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The Imagemagick security policy seems to be not allowing me perform this conversion from pdf to png. Converting other extensions seem to be working, just not from pdf. I haven't changed any of the imagemagick settings since I installed it... I am using Arch Linux, if the OS matters.

user@machine $ convert -density 300 -depth 8 -quality 90 input.pdf output.png
convert: attempt to perform an operation not allowed by the security policy `PDF' @ error/constitute.c/IsCoderAuthorized/408.
convert: no images defined `output.png' @ error/convert.c/ConvertImageCommand/3288.
85

Well, I added

  <policy domain="coder" rights="read | write" pattern="PDF" />

just before </policymap> in /etc/ImageMagick-7/policy.xml and that makes it work again, but not sure about the security implications of that.

  • 3
    I believe that the PDF policy was added due to a bug in Ghostscript, which I believe has now been fixed. So it you are using the current Ghostscript, then you should be fine giving this policy read|write rights. – fmw42 Nov 6 '18 at 21:43
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    I found the line <policy domain="coder" rights="none" pattern="{PS,PS2,PS3,EPS,PDF,XPS}" /> and just uncommented it to make it work. – jakob-r Dec 7 '18 at 12:18
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    The security vulnerability that caused distributions to implement the policy is referenced here: kb.cert.org/vuls/id/332928 – Jason Siefken Jan 8 at 23:58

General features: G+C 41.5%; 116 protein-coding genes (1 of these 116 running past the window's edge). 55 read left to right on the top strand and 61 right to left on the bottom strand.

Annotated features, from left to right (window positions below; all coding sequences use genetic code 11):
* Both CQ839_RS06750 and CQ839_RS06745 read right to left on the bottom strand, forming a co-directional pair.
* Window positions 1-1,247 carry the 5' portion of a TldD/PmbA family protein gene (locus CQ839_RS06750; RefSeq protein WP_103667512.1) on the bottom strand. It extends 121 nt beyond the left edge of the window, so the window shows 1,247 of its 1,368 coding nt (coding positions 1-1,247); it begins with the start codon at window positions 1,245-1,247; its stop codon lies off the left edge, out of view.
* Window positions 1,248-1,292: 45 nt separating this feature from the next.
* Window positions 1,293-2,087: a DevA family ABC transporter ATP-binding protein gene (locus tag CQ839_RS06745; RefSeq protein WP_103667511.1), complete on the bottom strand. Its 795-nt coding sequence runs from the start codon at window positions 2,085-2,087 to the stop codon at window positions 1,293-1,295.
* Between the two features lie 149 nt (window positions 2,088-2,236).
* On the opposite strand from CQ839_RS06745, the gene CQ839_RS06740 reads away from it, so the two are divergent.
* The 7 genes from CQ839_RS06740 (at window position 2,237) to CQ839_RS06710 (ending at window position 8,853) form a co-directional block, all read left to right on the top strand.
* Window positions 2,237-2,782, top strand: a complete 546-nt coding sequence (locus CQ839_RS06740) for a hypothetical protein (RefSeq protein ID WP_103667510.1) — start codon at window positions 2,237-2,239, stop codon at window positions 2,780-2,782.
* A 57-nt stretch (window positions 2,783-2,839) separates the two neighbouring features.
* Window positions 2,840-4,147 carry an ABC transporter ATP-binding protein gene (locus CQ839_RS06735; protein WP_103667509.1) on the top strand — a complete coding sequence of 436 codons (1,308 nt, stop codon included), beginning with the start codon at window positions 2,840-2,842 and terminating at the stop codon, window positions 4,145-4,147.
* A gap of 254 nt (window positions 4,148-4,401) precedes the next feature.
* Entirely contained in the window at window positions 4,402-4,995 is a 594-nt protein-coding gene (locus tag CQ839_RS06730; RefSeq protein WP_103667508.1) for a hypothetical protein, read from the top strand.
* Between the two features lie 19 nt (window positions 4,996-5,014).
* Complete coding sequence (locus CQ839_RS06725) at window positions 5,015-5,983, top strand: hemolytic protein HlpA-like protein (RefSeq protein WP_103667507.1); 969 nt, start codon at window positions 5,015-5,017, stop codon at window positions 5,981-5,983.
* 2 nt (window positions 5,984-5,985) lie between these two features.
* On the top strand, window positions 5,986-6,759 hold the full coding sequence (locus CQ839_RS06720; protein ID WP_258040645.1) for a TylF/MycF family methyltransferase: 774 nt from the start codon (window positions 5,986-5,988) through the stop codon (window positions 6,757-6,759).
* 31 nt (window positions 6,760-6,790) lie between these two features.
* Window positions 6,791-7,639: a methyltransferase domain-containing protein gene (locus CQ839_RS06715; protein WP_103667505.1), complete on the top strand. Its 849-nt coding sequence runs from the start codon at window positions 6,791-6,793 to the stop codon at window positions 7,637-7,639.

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    @jakob-r: I suppose you commented it out... ;-) – AstroFloyd Jan 14 at 17:09
  • Make sure ghostscript is updated kb.cert.org/vuls/id/332928 – ykay Mar 5 at 9:35
50

As pointed out in some comments, you need to edit the policies of ImageMagick in /etc/ImageMagick-7/policy.xml. More particularly, in ArchLinux at the time of writing (05/01/2019) the following line is uncommented:

<policy domain="coder" rights="none" pattern="{PS,PS2,PS3,EPS,PDF,XPS}" />

Just wrap it between <!-- and --> to comment it, and pdf conversion should work again.

  • make sure ghostscript is up to date kb.cert.org/vuls/id/332928 – ykay Mar 5 at 9:35
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    What's the point of this functionality? To prevent users from making PDFs? – Limited Atonement Mar 27 at 1:22
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    Partially, yes. As ImageMagick is often used by websites to process uploaded files - and PDF is among one of the file formats which can basically contain any executable code - anyone with upload permissions could otherwise perform any task your web user has access to. Same if someone tricks you into personally converting a malicious PDF to any other format. – TwoD Apr 14 at 10:37
14

For me on my archlinux system the line was already uncommented. I had to replace "none" by "read | write " to make it work.

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